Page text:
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  • ‘Dirty Dozen’ least secure smartphones – all Android

    First, get ready with a pinch of salt, as security companies sounding alarms about security can be self-serving. Vested interest, and all. But Bit9, an enterprise security firm specialising in threats from end-point devices, has released a report analysing the security risks of smartphones – and blames the fact that the ‘Dirty Dozen’ are all Android phones on handset manufacturers being so slow on software updates, and ‘end of lifing’ devices when they’re still current in the market. Together with the obligatory infographic, Bit9 found that the Top 12 most insecure smartphones were: Samsung Galaxy Mini HTC Desire Sony Ericsson Xperia X10 Sanyo Zio HTC...

  • App of the week: TouchBase Calendar

    This week I take a look at Touchbase, the calendar app for people who are constantly out on the road in meetings with clients and new prospects. Calendar app? Seriously? How awesome could that be? Actually, pretty amazing. Stay with me. In my position at the company I work for, I am constantly on the scout for new business. You’ve probably picked up from my app reviews that I am away from the office often, spending a lot of time in planes, hotels and rental cars. I try to be as punctual as possible, but you know how it is...

  • BlackBerry Playbook, Google Chromebook: Hurry, get them before they’re even cheaper!

    Google rolled out its Chromebook mid this year, to lukewarm reviews and head-scratching. It didn’t sell well. RIM rolled out the BlackBerry PlayBook. It didn't sell well. Now, in time for Xmas stocking fun: some tech tweaks and sticker slashing sales. The Beast of Mountain View has tweaked it a bit (Fresh, clean login experience! Revamped the “new tab” page!), and the manufacturing partners (Acer and Samsung) have done some plastics sleekening of their own. And cut the price by around 30%. This bit was buried at the end of the blog post, but now they’re selling for US$299 online. Turns...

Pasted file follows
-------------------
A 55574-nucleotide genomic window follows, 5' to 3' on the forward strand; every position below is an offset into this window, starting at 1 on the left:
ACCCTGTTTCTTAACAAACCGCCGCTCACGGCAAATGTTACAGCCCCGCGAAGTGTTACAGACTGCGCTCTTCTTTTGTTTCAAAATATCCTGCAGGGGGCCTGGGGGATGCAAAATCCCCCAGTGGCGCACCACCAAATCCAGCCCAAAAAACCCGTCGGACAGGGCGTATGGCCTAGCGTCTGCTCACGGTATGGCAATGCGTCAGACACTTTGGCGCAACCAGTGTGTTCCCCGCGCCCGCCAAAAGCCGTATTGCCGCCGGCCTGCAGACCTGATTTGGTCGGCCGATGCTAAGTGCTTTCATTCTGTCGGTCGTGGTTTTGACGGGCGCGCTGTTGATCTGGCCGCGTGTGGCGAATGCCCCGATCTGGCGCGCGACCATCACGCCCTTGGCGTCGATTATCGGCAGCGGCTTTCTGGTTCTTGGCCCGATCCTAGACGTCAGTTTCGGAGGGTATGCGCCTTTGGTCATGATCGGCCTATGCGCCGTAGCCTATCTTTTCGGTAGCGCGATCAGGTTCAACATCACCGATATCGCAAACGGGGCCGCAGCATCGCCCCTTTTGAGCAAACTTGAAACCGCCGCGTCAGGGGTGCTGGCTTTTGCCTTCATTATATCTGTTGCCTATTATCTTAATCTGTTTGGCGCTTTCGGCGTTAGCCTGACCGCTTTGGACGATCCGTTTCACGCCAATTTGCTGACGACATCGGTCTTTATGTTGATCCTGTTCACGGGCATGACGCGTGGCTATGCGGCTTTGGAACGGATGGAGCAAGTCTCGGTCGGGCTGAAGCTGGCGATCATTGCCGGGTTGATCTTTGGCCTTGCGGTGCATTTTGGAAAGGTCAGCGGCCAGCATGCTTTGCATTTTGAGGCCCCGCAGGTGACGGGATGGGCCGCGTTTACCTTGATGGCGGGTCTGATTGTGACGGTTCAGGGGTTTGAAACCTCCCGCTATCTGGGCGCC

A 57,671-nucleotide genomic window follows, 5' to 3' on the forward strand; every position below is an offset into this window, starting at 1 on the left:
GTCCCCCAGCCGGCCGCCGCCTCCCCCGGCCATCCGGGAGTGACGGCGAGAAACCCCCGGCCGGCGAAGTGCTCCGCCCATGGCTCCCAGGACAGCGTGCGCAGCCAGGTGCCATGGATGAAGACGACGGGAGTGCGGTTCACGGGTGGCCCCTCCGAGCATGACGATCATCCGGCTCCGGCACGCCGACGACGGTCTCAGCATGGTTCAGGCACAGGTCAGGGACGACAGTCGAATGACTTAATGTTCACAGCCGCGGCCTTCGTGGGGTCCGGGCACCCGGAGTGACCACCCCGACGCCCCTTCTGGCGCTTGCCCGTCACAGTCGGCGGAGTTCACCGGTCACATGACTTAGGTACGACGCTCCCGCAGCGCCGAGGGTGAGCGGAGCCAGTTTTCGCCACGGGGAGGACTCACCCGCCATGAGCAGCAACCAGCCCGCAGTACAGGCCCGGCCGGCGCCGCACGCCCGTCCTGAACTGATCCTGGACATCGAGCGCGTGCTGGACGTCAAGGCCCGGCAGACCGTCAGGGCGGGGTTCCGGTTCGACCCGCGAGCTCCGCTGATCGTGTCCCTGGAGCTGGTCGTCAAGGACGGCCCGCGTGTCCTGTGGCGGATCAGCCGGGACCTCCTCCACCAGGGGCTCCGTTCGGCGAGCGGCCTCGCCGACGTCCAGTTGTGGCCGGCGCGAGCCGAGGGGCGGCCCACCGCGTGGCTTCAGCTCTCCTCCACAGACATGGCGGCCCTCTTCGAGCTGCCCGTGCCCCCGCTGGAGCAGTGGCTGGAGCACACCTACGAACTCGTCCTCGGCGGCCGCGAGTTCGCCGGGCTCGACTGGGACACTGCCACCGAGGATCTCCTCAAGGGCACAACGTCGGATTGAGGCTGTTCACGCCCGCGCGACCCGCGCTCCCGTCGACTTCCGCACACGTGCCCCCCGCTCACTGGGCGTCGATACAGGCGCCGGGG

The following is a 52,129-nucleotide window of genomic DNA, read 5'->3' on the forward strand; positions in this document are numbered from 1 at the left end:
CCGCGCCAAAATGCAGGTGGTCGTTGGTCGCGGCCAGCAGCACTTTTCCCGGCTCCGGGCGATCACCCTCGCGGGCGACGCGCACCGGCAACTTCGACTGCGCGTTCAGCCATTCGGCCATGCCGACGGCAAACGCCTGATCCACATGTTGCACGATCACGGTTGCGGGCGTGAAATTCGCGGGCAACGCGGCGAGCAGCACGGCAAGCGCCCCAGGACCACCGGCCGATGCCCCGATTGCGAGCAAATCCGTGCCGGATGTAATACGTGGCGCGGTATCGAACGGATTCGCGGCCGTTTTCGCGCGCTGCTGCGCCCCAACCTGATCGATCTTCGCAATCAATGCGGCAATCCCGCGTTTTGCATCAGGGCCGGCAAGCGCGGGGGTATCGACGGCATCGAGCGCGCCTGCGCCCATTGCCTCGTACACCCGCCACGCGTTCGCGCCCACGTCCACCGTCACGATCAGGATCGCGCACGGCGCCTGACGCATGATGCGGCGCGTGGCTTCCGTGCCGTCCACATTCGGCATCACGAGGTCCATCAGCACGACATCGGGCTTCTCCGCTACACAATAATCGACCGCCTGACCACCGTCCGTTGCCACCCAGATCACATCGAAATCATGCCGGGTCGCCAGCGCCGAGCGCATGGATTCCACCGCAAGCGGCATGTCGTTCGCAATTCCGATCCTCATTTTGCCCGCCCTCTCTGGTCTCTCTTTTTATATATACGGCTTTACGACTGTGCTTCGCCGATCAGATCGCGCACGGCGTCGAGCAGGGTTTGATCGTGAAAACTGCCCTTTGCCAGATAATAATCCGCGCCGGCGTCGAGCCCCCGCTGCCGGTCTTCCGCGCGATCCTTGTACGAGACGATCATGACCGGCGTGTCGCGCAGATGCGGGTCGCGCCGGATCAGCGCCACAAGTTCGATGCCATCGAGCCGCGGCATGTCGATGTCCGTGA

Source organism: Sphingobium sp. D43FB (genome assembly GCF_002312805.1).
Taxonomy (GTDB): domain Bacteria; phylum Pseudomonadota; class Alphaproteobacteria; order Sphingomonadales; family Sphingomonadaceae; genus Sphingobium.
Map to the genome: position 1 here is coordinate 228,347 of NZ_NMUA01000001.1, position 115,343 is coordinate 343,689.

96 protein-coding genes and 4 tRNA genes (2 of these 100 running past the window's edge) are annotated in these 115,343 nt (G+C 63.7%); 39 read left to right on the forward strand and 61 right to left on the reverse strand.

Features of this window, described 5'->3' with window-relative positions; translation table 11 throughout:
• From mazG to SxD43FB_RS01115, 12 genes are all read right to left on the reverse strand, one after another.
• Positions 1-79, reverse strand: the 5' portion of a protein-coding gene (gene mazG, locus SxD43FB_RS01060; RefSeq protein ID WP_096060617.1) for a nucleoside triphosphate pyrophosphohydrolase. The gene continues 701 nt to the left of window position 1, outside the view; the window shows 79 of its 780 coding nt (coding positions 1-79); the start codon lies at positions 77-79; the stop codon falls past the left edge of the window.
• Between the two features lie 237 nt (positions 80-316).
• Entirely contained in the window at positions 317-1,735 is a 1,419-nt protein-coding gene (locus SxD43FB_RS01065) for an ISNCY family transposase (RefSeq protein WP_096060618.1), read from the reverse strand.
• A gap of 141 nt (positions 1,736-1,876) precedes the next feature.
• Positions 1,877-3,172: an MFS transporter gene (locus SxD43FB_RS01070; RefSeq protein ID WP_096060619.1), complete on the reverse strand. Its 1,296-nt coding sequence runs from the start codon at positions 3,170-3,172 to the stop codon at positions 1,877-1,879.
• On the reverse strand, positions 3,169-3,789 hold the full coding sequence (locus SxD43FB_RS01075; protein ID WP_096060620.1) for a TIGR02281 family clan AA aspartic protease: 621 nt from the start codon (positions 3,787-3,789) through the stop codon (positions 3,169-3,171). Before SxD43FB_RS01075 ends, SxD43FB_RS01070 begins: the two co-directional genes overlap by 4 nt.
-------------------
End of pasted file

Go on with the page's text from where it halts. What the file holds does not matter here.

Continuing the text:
• 40 000 apps and counting for the Windows Phone Marketplace

    The Windows App store is inching ever closer to relevance with the landmark availability of over 40 000 applications for its line of smartphones. Earlier this year, the Windows App store celebrated its first anniversary and surpassed 35 000 apps. According to Microsoft, 165 items per day are being added to the store. Almost 85% of the apps are non-gaming, with the remaining 15% of them games. Paid apps make up 23% of the store, while 68% are free. The exact number of Windows apps currently sits at 40 200. Based on the continuous rate of growth, the Windows App Marketplace will reach 50 000...

  • FXI Cotton Candy. PC. Onna stick

    File this under, “Oh my word that’s cool.” A previously unknown Norwegian company called FXI Technologies has demonstrated a working prototype of its "computer on a stick”. It looks like a standard flash drive with an extra HDMI port opposite the USB plug. Stick it into a TV via HDMI, or into the USB port of a Linux box, PC or Mac, and it takes over the environment and lets you get on with your cloud computing via its own built-in Wi-Fi radio. It can also take up to 64GB of additional storage through a microSD slot. Code-named Cotton...